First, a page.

Monday, October 26, 2009
The Camel's Nose is under the tent, Benny
I have been pondering what the action by the Vatican with regards to setting up an Anglican rite within Roman Catholicism. As one who “swam the Thames” I know that the Roman Catholic Church is really where many of the ultra-conservative Anglo-Catholics belong. They have been praying for the reunification of the Church and believe it to be the one true church. I wish those who go to Rome well. I have never understood why they wanted to “Romanize” the Anglican Communion.
Now, I can enjoy a good high church liturgy with the best of them, but I have often found the Anglo-Catholic proclivities of some mere aping of Rome and not of much substance liturgically or theologically. But that’s me. I loved the Roman Catholic Church when I was a part of it. It taught me a love for signs and sacraments, tradition and solidarity. It taught me about community and Christ’s predilection for the poor. But Vatican II also taught me how to find signs and sacraments in the more mundane existence of life for which I will be eternally grateful.
What finally drew me to Anglicanism was a growing respect for the place of the Incarnation in my life, awareness that God calls women and lgbt persons to the ordained ministry, and an understanding that God’s church can be governed by all the faithful, not just misogynistic clerics.
Since the 16th century there have been those who have wandered back and forth across the divide that separates Rome and Canterbury. When it is a person of note such as a Henry Newman or a Matthew Fox or Fr. Cutie, one side or the other touts a triumphalism that is not worthy of either side. To swim the Tiber or the Thames is merely the walk of Christians trying to live out their faith within a context of community that speaks most clearly the faith they have come to know.
I felt that the cabal (both lay and ordained) that ran the Diocese of Ft. Worth should have gone to Rome 35 years ago. But I always felt that there was an underlying classism that permeated that group and it was unwilling to submit to the Roman leadership in that area which was so serious about its commitment to the poor Hispanic community that it served. I will be surprised to find the Ikerites submitting to Roman authority in the US. In Europe or even San Joachim, perhaps, but not in Texas.
But I think this action by Pope Benedict will have ramifications that the Roman Catholic Church is not prepared to face: First and foremost is that Anglicans’ understanding of obedience is quite different from Romanism. Obedience is the primary virtue of Roman Catholicism. It is deeply embedded in the Catholic soul. To question authority in the Roman Church is just not tolerated. And no matter how much Iker and his followers say they believe in clerical authority, the mere fact that they have become schismatic is a sign that they cannot tolerate the kind of obedience that Rome not only expects, but cradle Catholics have sucked in with mother’s milk. This kind of obedience goes way past the conservative/liberal issues of present day. When there is a liberal turn once again, how will this Anglican bunch deal with a liberal authority in Rome? This Anglican uniate won’t have any say in electing a new pope, you can bet on that.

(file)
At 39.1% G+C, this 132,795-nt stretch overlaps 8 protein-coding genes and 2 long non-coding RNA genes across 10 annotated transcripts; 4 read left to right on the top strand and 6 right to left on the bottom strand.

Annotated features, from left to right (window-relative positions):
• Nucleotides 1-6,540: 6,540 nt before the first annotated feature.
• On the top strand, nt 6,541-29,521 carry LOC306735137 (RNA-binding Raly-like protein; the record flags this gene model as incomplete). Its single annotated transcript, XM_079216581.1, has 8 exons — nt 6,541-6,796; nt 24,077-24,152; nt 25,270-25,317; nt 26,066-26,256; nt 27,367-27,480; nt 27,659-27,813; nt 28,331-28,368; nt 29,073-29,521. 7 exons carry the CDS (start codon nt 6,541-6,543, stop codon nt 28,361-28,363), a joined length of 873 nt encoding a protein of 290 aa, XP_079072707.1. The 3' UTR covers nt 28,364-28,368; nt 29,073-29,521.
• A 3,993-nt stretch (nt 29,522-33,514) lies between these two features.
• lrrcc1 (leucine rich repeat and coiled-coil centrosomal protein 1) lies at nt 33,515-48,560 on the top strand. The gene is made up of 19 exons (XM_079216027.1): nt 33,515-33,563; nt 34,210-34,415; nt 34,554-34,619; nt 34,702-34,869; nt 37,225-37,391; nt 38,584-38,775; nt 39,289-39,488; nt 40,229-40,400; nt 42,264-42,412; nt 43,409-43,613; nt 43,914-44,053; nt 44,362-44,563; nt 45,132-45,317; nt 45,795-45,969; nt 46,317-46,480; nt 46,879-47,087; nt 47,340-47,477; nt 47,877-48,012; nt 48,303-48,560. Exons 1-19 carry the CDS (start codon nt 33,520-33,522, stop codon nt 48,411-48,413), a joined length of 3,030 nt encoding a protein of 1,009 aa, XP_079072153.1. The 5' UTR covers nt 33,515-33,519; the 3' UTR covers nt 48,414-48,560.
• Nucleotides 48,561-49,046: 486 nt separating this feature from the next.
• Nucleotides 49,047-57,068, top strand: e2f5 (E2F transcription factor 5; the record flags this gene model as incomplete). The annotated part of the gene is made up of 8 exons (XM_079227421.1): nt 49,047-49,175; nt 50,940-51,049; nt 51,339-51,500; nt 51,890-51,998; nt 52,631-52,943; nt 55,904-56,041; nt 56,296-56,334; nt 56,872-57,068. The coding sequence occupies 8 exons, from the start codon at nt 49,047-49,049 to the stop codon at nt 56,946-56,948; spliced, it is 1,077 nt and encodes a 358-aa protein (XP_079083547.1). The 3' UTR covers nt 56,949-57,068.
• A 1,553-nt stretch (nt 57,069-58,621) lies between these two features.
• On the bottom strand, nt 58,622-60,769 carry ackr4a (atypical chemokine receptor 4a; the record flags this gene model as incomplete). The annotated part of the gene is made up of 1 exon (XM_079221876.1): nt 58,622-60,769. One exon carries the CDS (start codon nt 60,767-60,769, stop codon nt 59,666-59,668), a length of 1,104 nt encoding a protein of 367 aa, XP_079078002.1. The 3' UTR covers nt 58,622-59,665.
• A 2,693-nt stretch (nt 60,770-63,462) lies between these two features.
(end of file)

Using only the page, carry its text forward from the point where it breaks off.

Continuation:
Secondly, I don’t think that the pope has realized what kind of a camel nose will be under the tent when married clergy are permitted in Western churches. I remember back in my Roman days the discussion on married clergy. This was the time when the permanent deaconate was being proposed. Most of the opinion was that married clergy would bankrupt the Church. I thought at the time that that was a pretty poor reason to deny ordination to married men, but we were hoping that it would develop into the ordination of celibate women. But then the misogyny of Roman authority raised its ugly head in the encyclical on women in 1979 and it was clear that would not happen.
Will this new Anglican rite mean that married men in the future be accepted as candidates for holy orders in the Roman church? Will celibacy be seen still as a “holier” way to live? Certainly the image of monastic life no longer prevails within the Roman church so the witness of faithful married priests may upset the whole apple cart for the Roman Catholicism. And the married clergy are going to be unprepared to be dominated by the deeply closeted gay clergy that are so prevalent among Roman clergy.
This sop to discontented Anglicans is a move by the conservatives now in power in Rome. But a married clergy in the midst of Roman clergy who have not chose celibacy but have had it forced upon them will continue to cause a riff among the ordained. This camel will be in the tent in no time and will cause more internal strife within the Roman Church that Benedict intends. Knowing how Rome deals with conflict, this Anglican uniate church may have another “swim” in its future.